This said, the FUT2 gene represents an ideal candidate that bridges genetic susceptibility and alterations in the gut microbiome to modulate the immune system in early life (Fig. 1). FUT2 is located on Chr19q-13.33 and encodes the α(1,2) fucosyltransferase responsible for the synthesis of H antigen, which is the precursor of the ABO histo-blood group antigens in body fluids and on the surface of the intestinal mucosa. Individuals that are homozygous for any nonfunctional FUT2 allele fail to present ABO antigens in secretions and on the intestinal mucosa (called nonsecretors or se individuals), while those subjects carrying at least one functional FUT2 allele can express ABO on secretions (called secretors or Se individuals) (9). It is noteworthy that the FUT2 nonsecretor phenotype has been noted to be associated with alterations in the gut microbiome (10), with recent studies demonstrating that it confers genetic susceptibility to Crohn’s disease (11,12). Keeping these facts in mind, Smyth et al. (13) conducted a genetic study for the FUT2 nonsecretor allele in type 1 diabetes susceptibility using 8,344 type 1 diabetic case subjects, 10,008 control subjects, and 3,360 type 1 diabetic families. They genotyped the nonfunctional allele se428 (single nucleotide polymorphism rs601338, A>G) that is unique to subjects of European origin, which encodes a stop codon at position 143 (X143 W). They demonstrated convincing evidence supporting a recessive association between type 1 diabetes and rs601338. Specifically, in the case/control dataset, the odds ratio for the homozygous nonfunctional allele A/A against A/G and G/G was 1.29 (95% CI 1.20–1.37; P = 7.3 × 10−14). Similarly, the familial dataset demonstrated a relative risk of 1.22 (95% CI 1.12–1.32; P = 6.8 × 10−6) for A/A against A/G and G/G. The evidence was further strengthened by combining the two datasets (P = 4.3 × 10−18). To determine whether rs601338 is the only causative variant within this chromosomal region, they combined the rs601338 genotype data with another dataset containing 116 single nucleotide polymorphisms flanking this region and originating from a genome-wide association study (14), followed by a stepwise regression analysis in 3,419 case and 3,524 control subjects—an analysis that failed to obtain convincing evidence supporting independent effects in Chr19q-13.33 region.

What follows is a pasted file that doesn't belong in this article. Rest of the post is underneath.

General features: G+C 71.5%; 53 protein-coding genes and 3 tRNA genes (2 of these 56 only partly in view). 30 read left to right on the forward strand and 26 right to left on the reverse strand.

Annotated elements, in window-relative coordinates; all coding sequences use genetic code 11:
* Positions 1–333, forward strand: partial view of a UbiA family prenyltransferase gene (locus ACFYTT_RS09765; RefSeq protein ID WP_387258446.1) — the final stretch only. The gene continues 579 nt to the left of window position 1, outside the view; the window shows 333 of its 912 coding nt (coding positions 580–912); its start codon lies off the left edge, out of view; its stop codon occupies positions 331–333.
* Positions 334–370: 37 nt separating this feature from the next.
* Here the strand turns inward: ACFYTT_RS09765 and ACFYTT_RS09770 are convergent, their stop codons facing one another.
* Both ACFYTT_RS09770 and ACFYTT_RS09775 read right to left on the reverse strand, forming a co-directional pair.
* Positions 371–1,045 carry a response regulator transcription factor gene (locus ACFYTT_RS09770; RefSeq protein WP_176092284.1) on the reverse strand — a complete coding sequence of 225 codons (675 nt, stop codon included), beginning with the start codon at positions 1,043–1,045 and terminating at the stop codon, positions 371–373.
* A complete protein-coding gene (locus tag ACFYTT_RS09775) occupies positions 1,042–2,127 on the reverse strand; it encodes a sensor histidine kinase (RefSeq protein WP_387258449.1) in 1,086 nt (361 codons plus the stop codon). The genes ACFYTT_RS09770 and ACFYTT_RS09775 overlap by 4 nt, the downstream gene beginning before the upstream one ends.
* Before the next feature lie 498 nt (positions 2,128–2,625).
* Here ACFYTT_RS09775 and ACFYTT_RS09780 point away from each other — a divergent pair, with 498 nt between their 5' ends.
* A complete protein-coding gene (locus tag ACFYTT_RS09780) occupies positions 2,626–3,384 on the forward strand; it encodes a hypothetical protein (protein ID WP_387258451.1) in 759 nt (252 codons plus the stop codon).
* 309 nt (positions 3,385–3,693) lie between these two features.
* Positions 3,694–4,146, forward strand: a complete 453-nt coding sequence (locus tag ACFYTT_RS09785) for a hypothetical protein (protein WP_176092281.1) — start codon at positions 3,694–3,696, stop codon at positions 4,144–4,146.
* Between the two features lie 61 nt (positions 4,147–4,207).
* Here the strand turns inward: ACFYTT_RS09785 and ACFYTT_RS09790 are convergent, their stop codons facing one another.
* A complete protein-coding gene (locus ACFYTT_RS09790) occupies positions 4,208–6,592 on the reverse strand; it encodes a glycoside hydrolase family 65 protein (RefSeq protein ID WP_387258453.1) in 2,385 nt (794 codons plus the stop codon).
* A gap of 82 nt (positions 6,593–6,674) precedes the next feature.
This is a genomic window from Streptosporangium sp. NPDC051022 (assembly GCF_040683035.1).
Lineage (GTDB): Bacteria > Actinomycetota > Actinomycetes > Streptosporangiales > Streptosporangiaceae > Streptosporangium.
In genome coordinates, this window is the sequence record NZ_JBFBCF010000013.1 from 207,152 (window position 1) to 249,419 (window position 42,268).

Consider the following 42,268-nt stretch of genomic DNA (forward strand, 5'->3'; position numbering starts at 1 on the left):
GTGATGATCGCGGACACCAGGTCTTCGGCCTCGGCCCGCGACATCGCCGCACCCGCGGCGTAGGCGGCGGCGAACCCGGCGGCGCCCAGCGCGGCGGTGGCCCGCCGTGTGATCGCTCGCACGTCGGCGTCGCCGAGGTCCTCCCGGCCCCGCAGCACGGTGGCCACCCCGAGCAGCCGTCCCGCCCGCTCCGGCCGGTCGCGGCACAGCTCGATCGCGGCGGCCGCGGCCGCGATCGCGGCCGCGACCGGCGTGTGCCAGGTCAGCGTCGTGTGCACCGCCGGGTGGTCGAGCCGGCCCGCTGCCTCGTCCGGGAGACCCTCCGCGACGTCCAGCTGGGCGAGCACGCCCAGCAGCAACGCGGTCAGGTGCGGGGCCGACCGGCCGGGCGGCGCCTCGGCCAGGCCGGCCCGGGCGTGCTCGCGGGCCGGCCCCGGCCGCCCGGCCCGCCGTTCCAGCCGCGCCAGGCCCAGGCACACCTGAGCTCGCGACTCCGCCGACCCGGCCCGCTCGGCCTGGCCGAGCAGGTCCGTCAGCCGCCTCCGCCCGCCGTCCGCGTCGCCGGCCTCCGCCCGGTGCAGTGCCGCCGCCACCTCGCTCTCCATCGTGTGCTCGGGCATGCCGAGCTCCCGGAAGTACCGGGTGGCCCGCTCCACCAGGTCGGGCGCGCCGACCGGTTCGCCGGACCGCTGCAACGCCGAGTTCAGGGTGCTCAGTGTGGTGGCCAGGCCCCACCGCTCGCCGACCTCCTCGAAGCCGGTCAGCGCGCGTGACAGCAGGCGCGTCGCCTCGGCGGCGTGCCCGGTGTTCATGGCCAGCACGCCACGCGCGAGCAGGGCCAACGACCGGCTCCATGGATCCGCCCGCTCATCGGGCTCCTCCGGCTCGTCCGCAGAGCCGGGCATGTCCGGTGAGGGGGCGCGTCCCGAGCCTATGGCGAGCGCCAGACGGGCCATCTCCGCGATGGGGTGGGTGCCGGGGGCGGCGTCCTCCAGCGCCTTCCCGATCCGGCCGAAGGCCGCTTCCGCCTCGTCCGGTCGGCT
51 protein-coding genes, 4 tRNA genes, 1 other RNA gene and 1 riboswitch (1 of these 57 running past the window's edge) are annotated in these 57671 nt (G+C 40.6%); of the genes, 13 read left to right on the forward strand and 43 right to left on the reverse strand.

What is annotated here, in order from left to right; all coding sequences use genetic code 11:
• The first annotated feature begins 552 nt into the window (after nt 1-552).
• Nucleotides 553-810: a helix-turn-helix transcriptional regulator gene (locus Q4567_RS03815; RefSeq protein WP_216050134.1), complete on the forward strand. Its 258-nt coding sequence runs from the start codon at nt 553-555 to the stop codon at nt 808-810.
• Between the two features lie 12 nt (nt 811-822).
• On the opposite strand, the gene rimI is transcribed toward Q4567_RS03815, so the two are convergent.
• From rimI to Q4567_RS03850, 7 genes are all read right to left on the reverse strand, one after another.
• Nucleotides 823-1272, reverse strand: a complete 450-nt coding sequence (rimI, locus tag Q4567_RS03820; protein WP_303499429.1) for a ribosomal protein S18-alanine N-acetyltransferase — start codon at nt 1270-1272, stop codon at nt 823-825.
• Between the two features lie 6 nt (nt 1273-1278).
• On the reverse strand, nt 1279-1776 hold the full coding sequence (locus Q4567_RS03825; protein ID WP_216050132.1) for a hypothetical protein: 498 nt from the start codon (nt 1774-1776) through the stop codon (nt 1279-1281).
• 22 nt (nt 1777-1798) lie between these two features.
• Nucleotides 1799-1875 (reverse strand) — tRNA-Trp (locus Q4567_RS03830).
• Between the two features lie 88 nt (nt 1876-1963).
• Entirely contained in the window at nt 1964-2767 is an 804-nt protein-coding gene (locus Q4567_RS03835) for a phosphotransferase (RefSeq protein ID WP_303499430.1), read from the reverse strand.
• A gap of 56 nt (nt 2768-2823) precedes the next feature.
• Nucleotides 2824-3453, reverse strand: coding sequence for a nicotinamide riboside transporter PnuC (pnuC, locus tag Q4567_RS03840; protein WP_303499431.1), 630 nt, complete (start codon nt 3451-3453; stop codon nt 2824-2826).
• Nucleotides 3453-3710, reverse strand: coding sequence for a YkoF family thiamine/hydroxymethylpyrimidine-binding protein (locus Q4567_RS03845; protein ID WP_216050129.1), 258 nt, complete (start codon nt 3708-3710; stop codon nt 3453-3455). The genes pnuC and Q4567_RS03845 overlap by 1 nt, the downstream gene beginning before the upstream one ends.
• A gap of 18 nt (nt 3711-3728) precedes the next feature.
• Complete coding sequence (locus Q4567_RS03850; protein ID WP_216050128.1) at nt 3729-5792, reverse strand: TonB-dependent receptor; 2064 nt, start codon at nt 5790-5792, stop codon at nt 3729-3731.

Failure to secrete ABO blood group antigens on the intestinal mucosa has been noted to alter the gut microbiome (10) associated with resistance to a variety of infectious diseases (15–18). Therefore, the study by Smyth et al. provides a unique target to dissect the underlying mechanisms between the interactions of genetic risk factors and environmental impacts in type 1 diabetes pathogenesis. The gastrointestinal tract contains the largest surface area of the body, which is also the greatest area with constant exposure to a variety of environmental insults such as microorganisms, food antigens, and toxins. Diverse microorganisms inhabit the gastrointestinal tract and are unlikely to be just innocent bystanders but active players in modulating host immune defense. The microbiome may also be modulated by dietary compounds and host (i.e., genetic) factors from the early days of life (19). In line with this notion, the FUT2 se428 null allele was found to be selected under evolutionary pressure (9). This natural selection on the one hand is beneficial for humans against bacterial (10), fungi (15) and viral infections (17,18), but on the other hand may affect gastric mucosa glycosylation, an essential process for the adherence of microorganisms to the mucosal epithelial cells and the mucus layer lining the gastric epithelium (20). As a consequence, it reshapes microbiome composition in the gut (7,10), potentially contributing to decreased antigenic stimulation in early life in the modern society, which would predispose those individuals with increased risk to the development of autoimmune responses against β-cell self-antigens (Fig. 1).